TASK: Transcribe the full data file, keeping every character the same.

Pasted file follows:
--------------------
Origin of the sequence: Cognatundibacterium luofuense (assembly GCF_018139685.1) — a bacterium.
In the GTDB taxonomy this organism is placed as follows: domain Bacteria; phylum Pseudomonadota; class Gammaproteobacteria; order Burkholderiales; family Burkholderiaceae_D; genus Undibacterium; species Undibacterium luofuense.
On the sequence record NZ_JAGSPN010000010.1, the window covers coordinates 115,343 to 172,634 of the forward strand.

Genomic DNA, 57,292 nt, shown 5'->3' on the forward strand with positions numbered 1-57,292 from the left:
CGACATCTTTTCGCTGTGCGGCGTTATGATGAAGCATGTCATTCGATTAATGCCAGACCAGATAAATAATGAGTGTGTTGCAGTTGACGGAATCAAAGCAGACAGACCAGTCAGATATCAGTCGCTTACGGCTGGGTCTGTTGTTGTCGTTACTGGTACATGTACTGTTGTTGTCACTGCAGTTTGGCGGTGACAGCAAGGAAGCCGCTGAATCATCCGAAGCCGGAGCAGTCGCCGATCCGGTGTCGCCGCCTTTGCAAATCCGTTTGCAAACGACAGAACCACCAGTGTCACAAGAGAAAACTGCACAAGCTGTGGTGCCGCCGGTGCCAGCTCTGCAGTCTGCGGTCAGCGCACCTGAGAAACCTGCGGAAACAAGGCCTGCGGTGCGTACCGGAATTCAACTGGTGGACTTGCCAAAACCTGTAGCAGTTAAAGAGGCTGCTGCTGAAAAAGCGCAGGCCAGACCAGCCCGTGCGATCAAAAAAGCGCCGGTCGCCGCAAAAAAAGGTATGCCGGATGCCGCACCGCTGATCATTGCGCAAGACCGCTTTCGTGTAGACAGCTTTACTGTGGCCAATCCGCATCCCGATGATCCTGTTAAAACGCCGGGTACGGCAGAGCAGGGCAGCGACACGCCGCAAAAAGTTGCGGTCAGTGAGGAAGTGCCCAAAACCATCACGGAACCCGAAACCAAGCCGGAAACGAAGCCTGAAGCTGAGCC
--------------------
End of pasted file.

Origin of the sequence: Cognatundibacterium luofuense (assembly GCF_018139685.1) — a bacterium.
In the GTDB taxonomy this organism is placed as follows: domain Bacteria; phylum Pseudomonadota; class Gammaproteobacteria; order Burkholderiales; family Burkholderiaceae_D; genus Undibacterium; species Undibacterium luofuense.
On the sequence record NZ_JAGSPN010000010.1, the window covers coordinates 115,343 to 172,634 of the forward strand.

Genomic DNA, 57,292 nt, shown 5'->3' on the forward strand with positions numbered 1-57,292 from the left:
CGACATCTTTTCGCTGTGCGGCGTTATGATGAAGCATGTCATTCGATTAATGCCAGACCAGATAAATAATGAGTGTGTTGCAGTTGACGGAATCAAAGCAGACAGACCAGTCAGATATCAGTCGCTTACGGCTGGGTCTGTTGTTGTCGTTACTGGTACATGTACTGTTGTTGTCACTGCAGTTTGGCGGTGACAGCAAGGAAGCCGCTGAATCATCCGAAGCCGGAGCAGTCGCCGATCCGGTGTCGCCGCCTTTGCAAATCCGTTTGCAAACGACAGAACCACCAGTGTCACAAGAGAAAACTGCACAAGCTGTGGTGCCGCCGGTGCCAGCTCTGCAGTCTGCGGTCAGCGCACCTGAGAAACCTGCGGAAACAAGGCCTGCGGTGCGTACCGGAATTCAACTGGTGGACTTGCCAAAACCTGTAGCAGTTAAAGAGGCTGCTGCTGAAAAAGCGCAGGCCAGACCAGCCCGTGCGATCAAAAAAGCGCCGGTCGCCGCAAAAAAAGGTATGCCGGATGCCGCACCGCTGATCATTGCGCAAGACCGCTTTCGTGTAGACAGCTTTACTGTGGCCAATCCGCATCCCGATGATCCTGTTAAAACGCCGGGTACGGCAGAGCAGGGCAGCGACACGCCGCAAAAAGTTGCGGTCAGTGAGGAAGTGCCCAAAACCATCACGGAACCCGAAACCAAGCCGGAAACGAAGCCTGAAGCTGAGCC